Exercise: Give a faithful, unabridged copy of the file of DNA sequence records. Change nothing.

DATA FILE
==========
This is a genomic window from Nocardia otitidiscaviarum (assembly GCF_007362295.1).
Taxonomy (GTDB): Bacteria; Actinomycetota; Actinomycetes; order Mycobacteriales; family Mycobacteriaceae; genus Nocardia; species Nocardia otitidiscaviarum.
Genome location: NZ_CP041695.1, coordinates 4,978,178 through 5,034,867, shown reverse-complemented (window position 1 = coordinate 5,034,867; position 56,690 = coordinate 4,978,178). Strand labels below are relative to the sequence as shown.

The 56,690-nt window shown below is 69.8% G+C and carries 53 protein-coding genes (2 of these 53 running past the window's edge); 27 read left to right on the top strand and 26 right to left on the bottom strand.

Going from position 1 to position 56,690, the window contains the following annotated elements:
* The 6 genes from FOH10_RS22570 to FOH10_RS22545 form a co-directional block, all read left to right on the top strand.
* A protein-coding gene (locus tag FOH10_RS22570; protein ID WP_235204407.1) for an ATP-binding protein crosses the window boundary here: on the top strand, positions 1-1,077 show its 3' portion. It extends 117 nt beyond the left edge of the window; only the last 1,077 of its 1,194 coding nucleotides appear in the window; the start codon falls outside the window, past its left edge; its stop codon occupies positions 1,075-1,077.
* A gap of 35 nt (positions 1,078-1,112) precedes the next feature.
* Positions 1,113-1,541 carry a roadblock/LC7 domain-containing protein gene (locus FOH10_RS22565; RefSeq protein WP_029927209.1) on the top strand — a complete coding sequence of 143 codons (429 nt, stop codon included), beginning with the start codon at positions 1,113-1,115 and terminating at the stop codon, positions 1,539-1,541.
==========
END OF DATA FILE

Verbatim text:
This is a genomic window from Nocardia otitidiscaviarum (assembly GCF_007362295.1).
Taxonomy (GTDB): Bacteria; Actinomycetota; Actinomycetes; order Mycobacteriales; family Mycobacteriaceae; genus Nocardia; species Nocardia otitidiscaviarum.
Genome location: NZ_CP041695.1, coordinates 4,978,178 through 5,034,867, shown reverse-complemented (window position 1 = coordinate 5,034,867; position 56,690 = coordinate 4,978,178). Strand labels below are relative to the sequence as shown.

The 56,690-nt window shown below is 69.8% G+C and carries 53 protein-coding genes (2 of these 53 running past the window's edge); 27 read left to right on the top strand and 26 right to left on the bottom strand.

Going from position 1 to position 56,690, the window contains the following annotated elements:
* The 6 genes from FOH10_RS22570 to FOH10_RS22545 form a co-directional block, all read left to right on the top strand.
* A protein-coding gene (locus tag FOH10_RS22570; protein ID WP_235204407.1) for an ATP-binding protein crosses the window boundary here: on the top strand, positions 1-1,077 show its 3' portion. It extends 117 nt beyond the left edge of the window; only the last 1,077 of its 1,194 coding nucleotides appear in the window; the start codon falls outside the window, past its left edge; its stop codon occupies positions 1,075-1,077.
* A gap of 35 nt (positions 1,078-1,112) precedes the next feature.
* Positions 1,113-1,541 carry a roadblock/LC7 domain-containing protein gene (locus FOH10_RS22565; RefSeq protein WP_029927209.1) on the top strand — a complete coding sequence of 143 codons (429 nt, stop codon included), beginning with the start codon at positions 1,113-1,115 and terminating at the stop codon, positions 1,539-1,541.